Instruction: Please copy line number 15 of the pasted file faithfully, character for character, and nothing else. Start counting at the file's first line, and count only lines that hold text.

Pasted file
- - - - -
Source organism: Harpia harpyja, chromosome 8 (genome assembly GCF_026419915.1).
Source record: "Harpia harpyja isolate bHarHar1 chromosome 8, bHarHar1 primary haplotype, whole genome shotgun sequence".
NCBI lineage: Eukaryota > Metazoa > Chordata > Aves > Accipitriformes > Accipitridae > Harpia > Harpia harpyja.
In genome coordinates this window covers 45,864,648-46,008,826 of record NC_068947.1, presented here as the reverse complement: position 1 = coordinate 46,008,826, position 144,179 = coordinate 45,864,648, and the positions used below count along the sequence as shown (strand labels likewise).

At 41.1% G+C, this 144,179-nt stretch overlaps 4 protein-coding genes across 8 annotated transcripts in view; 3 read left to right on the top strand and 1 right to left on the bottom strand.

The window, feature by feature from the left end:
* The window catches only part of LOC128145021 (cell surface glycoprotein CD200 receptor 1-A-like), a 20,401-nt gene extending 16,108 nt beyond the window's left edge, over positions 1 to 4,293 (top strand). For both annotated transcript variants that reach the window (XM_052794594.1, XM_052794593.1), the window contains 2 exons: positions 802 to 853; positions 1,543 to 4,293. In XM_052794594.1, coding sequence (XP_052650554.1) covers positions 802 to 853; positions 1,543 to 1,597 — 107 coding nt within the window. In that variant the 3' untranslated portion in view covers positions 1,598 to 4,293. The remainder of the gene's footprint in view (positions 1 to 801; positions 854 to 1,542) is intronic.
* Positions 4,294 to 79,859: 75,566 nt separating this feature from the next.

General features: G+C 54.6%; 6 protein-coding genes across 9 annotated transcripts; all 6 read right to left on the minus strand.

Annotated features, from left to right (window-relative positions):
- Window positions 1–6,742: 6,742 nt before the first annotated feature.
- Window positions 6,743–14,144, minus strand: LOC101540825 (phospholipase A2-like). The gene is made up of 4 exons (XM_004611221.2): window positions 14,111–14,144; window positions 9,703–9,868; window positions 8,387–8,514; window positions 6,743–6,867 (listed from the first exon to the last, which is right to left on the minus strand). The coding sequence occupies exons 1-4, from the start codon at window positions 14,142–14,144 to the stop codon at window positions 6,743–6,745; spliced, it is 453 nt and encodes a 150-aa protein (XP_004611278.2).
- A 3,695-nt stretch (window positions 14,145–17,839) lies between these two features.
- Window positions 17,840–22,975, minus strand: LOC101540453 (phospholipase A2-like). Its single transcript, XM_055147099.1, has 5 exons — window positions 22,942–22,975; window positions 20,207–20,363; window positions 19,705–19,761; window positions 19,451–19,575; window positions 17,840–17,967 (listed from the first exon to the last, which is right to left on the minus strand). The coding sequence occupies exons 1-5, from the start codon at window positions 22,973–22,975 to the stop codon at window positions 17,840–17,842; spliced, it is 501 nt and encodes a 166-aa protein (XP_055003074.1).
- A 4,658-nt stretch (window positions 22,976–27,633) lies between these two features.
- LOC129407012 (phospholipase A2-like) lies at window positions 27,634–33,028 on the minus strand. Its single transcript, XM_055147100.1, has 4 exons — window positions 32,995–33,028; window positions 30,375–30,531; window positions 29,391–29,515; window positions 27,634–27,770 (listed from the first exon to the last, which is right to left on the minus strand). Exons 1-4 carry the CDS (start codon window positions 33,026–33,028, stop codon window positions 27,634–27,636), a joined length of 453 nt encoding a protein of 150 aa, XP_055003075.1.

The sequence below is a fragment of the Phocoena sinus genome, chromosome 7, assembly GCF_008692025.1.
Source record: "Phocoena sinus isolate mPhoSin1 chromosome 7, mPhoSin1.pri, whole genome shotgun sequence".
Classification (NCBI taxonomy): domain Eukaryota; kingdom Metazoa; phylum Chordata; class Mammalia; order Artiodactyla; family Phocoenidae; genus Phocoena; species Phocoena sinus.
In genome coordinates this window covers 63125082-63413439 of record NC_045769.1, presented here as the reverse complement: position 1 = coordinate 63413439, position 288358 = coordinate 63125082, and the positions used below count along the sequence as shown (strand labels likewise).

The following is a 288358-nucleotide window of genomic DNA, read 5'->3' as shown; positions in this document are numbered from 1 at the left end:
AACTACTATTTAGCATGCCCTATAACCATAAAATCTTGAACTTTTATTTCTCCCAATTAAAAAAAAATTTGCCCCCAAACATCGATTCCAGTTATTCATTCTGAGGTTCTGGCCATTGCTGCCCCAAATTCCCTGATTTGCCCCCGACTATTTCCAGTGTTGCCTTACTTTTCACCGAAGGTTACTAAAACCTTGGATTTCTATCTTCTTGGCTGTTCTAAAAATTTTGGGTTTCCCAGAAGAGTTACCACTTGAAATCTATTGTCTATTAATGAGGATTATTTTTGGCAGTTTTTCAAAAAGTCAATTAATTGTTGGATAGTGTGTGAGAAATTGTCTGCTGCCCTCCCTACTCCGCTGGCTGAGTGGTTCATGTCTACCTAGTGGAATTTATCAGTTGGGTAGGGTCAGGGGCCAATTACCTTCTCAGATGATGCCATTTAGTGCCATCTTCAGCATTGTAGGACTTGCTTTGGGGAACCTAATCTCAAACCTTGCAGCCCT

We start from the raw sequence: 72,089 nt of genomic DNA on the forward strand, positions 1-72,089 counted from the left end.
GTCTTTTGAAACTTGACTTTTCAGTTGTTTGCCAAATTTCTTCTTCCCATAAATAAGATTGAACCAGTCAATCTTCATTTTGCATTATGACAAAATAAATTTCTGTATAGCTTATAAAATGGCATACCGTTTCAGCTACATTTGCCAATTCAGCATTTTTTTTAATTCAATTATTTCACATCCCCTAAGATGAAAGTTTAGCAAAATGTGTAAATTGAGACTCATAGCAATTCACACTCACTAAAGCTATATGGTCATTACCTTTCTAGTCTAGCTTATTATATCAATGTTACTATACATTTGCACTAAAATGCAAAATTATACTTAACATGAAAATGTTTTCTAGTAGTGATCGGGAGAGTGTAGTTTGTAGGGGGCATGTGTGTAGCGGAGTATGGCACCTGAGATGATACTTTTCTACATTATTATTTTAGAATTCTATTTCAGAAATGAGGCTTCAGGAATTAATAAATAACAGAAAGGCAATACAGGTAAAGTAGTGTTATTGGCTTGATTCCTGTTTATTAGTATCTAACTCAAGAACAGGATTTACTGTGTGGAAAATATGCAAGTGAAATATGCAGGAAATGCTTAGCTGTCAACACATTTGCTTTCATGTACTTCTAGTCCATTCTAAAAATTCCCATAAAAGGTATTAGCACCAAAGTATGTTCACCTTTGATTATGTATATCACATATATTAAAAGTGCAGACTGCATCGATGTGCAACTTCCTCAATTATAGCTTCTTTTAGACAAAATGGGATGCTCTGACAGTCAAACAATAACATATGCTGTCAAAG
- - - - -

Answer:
- A 4,658-nt stretch (window positions 22,976–27,633) lies between these two features.